A winter wonderland was in store for around 90 members from the STMA region who ventured into the home of mythological statues and snowy mountain peaks at The Hills golf course in Arrowtown last week.
Despite the frosty start to the day, the hospitality was anything but as new president Justin Rawcliffe welcomed everyone with a beanie giveaway in the greenkeeper’s shed as a giant gas heater helped thaw the blue blood among some.
Course Superintendent turned General Manager Brendan Allen enlightened everyone on what it takes to manage a high-profile tournament venue as well as the ongoing expectations of not only members but the owners – jewellery moguls Michael & Christine Hill and family.
While most attendees might have set foot in the place before – whether as a paying patron or lending a hand for the New Zealand Open, it was the development of the new par 3 course that was the unseen highlight of the day.
The idea behind the project originated from Christine Hill who would spend hours walking the dog across what used to literally be a farm.
The original 18 hole championship course is somewhat secluded between 2 ridges, those being the Arrowtown township and a ridge through the heart of their property. However, venture over to Christine’s “walk in the farm” where the new 9 hole par 3 course is nearing completion and the vista is quite breath-taking where one has a view over Lake Hayes in the southwest direction and beyond.
Planet Golf’s Darius Oliver was called upon as a consultant to drive the project. His meticulous thought process meant he was known among his peers as the Scarecrow, often standing on a hill for a period of time before moving to the next vantage point while trying to piece together a design that fits the landscape in front of him. The 9th green is a prime example of Oliver’s persistence which has been modified 8 times.
The course itself is one of kind. The marquee golf courses in the area are known for immaculate bunkering and well-defined collars and tee boxes but this is far from that ideology – there are no tee blocks, no bunkers and in line with the rest of The Hills philosophy – pretty much no rules. Despite The Hills being renowned as an attractive destination for the high flyers of the world, believe it or not but members can play in beach shorts, singlets and bare feet should they choose.
The new course will be off limits to carts and open to members and their families and is designed for all levels of golf. One unique feature is the fact you could take your putter and putt yourself around the course as there are no canyons or gullies – unless you choose to but don’t be fooled by the gentle rolling slopes with green speeds likely to mirror the championship course at the standard 10 ft.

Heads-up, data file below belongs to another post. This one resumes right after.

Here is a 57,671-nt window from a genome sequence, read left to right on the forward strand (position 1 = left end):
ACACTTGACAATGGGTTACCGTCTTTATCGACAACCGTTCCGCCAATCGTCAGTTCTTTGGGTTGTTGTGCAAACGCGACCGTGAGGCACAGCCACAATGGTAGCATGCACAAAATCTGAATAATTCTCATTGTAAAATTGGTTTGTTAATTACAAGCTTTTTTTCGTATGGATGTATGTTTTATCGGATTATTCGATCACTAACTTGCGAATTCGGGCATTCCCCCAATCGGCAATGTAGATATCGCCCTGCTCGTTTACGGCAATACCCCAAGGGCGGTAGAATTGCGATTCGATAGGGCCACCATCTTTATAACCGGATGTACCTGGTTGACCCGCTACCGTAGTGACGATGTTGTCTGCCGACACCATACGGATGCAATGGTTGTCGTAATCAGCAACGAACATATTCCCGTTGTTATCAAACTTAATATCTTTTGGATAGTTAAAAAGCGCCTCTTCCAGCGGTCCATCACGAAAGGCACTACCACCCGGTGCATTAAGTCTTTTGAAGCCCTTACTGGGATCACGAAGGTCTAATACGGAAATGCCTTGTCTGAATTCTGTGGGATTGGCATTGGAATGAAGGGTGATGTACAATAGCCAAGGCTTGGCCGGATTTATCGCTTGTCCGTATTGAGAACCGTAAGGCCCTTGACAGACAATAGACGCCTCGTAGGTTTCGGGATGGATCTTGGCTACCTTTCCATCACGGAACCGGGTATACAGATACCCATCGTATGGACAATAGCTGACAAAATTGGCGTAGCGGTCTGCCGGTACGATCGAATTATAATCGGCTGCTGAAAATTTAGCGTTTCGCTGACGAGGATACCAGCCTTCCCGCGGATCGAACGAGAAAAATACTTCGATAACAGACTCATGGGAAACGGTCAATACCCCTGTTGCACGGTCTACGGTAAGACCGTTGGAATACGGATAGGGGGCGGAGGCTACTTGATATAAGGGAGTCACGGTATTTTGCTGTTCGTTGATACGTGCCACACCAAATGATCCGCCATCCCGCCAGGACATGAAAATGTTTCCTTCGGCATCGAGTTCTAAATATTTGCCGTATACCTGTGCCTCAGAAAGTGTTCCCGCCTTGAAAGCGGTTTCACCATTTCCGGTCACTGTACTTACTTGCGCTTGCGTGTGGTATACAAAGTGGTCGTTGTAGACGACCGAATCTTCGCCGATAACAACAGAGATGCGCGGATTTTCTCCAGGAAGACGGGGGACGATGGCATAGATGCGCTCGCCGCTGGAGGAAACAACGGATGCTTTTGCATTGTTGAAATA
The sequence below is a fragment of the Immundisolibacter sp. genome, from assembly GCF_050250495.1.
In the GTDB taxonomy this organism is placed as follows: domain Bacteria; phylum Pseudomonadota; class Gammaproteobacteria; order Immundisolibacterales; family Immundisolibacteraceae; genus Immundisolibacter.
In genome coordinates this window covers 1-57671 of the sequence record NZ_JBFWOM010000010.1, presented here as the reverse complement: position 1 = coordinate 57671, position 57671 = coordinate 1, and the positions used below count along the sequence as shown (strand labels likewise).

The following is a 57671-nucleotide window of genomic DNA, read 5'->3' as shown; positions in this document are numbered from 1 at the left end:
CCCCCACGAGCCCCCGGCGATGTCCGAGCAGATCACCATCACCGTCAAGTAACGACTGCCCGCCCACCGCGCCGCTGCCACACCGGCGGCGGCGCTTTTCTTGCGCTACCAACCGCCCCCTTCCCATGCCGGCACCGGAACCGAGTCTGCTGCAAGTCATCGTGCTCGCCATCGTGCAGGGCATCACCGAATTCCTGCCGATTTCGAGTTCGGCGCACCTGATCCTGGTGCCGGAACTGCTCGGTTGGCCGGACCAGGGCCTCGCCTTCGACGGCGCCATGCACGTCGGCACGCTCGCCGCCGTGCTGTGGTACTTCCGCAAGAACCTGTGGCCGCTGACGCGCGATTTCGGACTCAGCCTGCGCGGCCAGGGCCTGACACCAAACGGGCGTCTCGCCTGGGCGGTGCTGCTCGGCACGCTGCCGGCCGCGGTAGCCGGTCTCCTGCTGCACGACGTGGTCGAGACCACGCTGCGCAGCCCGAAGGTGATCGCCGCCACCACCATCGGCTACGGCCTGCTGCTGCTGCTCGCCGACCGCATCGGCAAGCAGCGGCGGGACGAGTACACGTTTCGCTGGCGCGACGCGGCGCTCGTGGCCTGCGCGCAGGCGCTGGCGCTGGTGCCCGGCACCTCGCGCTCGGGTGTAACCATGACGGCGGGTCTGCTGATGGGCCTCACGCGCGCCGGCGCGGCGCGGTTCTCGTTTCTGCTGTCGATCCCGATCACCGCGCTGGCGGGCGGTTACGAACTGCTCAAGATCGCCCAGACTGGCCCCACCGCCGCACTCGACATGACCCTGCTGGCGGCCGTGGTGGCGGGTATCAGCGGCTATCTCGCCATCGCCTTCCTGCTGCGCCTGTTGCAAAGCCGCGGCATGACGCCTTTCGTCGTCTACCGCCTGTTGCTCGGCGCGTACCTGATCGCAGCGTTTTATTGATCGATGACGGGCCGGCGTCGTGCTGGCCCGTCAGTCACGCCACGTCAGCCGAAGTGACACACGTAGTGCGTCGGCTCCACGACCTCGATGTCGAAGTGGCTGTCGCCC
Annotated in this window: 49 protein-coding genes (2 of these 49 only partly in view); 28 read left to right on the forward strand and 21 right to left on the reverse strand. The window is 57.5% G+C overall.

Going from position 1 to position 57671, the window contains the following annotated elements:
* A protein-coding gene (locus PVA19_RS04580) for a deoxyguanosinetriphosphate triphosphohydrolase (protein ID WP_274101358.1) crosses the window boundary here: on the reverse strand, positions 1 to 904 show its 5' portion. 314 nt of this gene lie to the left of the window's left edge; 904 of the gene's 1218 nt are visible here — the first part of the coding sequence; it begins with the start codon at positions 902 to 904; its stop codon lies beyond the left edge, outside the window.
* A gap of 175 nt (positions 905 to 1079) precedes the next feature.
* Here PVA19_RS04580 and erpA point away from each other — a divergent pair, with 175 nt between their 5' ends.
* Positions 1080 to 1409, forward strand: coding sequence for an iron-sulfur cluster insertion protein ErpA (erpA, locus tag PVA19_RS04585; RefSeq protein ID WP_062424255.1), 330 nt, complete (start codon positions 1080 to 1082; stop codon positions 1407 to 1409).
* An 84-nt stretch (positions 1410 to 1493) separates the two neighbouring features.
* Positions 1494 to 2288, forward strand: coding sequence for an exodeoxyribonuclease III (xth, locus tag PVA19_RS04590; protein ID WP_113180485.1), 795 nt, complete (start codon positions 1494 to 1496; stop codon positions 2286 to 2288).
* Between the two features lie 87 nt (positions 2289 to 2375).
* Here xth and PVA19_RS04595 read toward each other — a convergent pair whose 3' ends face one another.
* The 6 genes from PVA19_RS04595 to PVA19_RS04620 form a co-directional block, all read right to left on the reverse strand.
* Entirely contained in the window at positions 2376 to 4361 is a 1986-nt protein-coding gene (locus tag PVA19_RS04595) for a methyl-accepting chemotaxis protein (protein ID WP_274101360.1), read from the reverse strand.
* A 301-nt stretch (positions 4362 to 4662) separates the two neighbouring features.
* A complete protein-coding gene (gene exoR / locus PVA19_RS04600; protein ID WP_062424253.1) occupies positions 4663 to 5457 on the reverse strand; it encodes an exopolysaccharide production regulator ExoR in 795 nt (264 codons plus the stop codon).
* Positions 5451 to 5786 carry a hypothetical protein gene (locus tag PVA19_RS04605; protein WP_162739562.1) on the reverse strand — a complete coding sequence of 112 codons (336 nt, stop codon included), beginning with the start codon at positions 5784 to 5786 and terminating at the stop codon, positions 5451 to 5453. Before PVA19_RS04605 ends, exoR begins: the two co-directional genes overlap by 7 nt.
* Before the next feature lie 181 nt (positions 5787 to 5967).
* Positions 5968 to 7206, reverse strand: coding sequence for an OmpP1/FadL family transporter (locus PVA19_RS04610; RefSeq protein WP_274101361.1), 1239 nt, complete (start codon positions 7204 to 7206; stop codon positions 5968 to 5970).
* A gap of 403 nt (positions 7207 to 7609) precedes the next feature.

The tee blocks have been simply pressed into slopes while the greens have had minimal excavation to ensure the course maintains a mown in look.
Look at it as a simple 9 hole course construction but with a 2.3 million dollar budget including $400k of sand shipped from Dunedin, however the final number is on target to be well under the 2 million dollar mark upon completion.
Brendan estimates that despite the added 9 holes, only 2 extra employees will be needed. Most of the fairways – like the tees, have had minimal work done and simply had their nature species mown into the landscape at a very tight 8mm with over-sowing expected to take place in Spring.
STMA members were stunned by the turf quality considering the recent spell of freezing weather including a layer of snow the week prior to visiting.
Despite Central Otago feeling the onset of winter where temperatures are struggling to get above 6 degrees on a fine day, the new greens containing 5 different blends of colonial bent are already showing signs that they are well and truly on track to be ready for opening a week before Christmas.
Despite the green sowing beginning in mid January an last sown in March, it’s easy to see the long arduous hours fighting one of the hottest summers in recent years whilst dealing with the prevailing south wester are finally paying off. 93 mls of rain at the start of February was described as a “drought breaker” by Brendan and signalled the end of the pain-staking night shift duties from the grow-in crew. Until that point the guys where doing everything in their power to keep the sand down particularly on one of the exposed greens.
Brendan expects the course to realistically take 3 years to fully matured once the implementation of native swamp land plants grown in to add the final touch within an environment the will hopefully resemble that of an untouched natural piece of paradise for not only the Hill family but the members and guests.